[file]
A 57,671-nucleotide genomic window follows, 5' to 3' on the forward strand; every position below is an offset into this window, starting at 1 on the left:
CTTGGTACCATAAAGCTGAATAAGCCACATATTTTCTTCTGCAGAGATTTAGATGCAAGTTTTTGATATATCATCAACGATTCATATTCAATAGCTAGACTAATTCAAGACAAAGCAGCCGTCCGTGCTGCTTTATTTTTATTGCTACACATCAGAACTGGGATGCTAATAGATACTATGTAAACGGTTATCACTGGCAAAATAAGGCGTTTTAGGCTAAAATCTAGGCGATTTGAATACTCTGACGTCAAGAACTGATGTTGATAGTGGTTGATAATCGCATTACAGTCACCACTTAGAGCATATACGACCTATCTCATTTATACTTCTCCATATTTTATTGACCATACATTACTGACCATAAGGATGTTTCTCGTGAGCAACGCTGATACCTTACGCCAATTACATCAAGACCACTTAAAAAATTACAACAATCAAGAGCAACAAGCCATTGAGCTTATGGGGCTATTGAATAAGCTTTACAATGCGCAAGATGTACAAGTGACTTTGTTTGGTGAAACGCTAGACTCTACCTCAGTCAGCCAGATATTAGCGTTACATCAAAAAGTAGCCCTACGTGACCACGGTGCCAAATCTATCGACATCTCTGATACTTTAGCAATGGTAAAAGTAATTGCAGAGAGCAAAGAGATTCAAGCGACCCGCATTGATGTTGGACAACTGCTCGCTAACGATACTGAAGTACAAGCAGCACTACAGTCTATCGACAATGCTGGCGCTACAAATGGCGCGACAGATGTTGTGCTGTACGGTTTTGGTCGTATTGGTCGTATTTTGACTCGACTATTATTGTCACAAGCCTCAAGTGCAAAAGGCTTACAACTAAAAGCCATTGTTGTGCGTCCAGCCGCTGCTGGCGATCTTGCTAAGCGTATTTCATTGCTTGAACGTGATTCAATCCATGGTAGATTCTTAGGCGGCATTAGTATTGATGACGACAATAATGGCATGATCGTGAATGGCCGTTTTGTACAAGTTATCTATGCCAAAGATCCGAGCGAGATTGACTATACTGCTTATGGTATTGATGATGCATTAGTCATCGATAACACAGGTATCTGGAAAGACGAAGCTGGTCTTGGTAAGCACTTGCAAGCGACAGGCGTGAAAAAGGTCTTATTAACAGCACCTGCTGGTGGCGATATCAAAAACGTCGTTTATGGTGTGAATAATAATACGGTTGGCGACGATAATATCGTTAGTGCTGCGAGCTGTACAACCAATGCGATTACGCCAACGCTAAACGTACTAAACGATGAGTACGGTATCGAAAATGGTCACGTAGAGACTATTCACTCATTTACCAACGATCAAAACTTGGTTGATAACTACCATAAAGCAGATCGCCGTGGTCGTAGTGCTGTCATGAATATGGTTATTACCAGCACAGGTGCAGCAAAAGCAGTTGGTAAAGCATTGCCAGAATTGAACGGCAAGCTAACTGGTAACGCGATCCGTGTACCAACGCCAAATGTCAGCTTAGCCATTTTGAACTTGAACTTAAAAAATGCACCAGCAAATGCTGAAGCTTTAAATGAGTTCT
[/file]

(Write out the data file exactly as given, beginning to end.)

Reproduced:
A 57,671-nucleotide genomic window follows, 5' to 3' on the forward strand; every position below is an offset into this window, starting at 1 on the left:
CTTGGTACCATAAAGCTGAATAAGCCACATATTTTCTTCTGCAGAGATTTAGATGCAAGTTTTTGATATATCATCAACGATTCATATTCAATAGCTAGACTAATTCAAGACAAAGCAGCCGTCCGTGCTGCTTTATTTTTATTGCTACACATCAGAACTGGGATGCTAATAGATACTATGTAAACGGTTATCACTGGCAAAATAAGGCGTTTTAGGCTAAAATCTAGGCGATTTGAATACTCTGACGTCAAGAACTGATGTTGATAGTGGTTGATAATCGCATTACAGTCACCACTTAGAGCATATACGACCTATCTCATTTATACTTCTCCATATTTTATTGACCATACATTACTGACCATAAGGATGTTTCTCGTGAGCAACGCTGATACCTTACGCCAATTACATCAAGACCACTTAAAAAATTACAACAATCAAGAGCAACAAGCCATTGAGCTTATGGGGCTATTGAATAAGCTTTACAATGCGCAAGATGTACAAGTGACTTTGTTTGGTGAAACGCTAGACTCTACCTCAGTCAGCCAGATATTAGCGTTACATCAAAAAGTAGCCCTACGTGACCACGGTGCCAAATCTATCGACATCTCTGATACTTTAGCAATGGTAAAAGTAATTGCAGAGAGCAAAGAGATTCAAGCGACCCGCATTGATGTTGGACAACTGCTCGCTAACGATACTGAAGTACAAGCAGCACTACAGTCTATCGACAATGCTGGCGCTACAAATGGCGCGACAGATGTTGTGCTGTACGGTTTTGGTCGTATTGGTCGTATTTTGACTCGACTATTATTGTCACAAGCCTCAAGTGCAAAAGGCTTACAACTAAAAGCCATTGTTGTGCGTCCAGCCGCTGCTGGCGATCTTGCTAAGCGTATTTCATTGCTTGAACGTGATTCAATCCATGGTAGATTCTTAGGCGGCATTAGTATTGATGACGACAATAATGGCATGATCGTGAATGGCCGTTTTGTACAAGTTATCTATGCCAAAGATCCGAGCGAGATTGACTATACTGCTTATGGTATTGATGATGCATTAGTCATCGATAACACAGGTATCTGGAAAGACGAAGCTGGTCTTGGTAAGCACTTGCAAGCGACAGGCGTGAAAAAGGTCTTATTAACAGCACCTGCTGGTGGCGATATCAAAAACGTCGTTTATGGTGTGAATAATAATACGGTTGGCGACGATAATATCGTTAGTGCTGCGAGCTGTACAACCAATGCGATTACGCCAACGCTAAACGTACTAAACGATGAGTACGGTATCGAAAATGGTCACGTAGAGACTATTCACTCATTTACCAACGATCAAAACTTGGTTGATAACTACCATAAAGCAGATCGCCGTGGTCGTAGTGCTGTCATGAATATGGTTATTACCAGCACAGGTGCAGCAAAAGCAGTTGGTAAAGCATTGCCAGAATTGAACGGCAAGCTAACTGGTAACGCGATCCGTGTACCAACGCCAAATGTCAGCTTAGCCATTTTGAACTTGAACTTAAAAAATGCACCAGCAAATGCTGAAGCTTTAAATGAGTTCT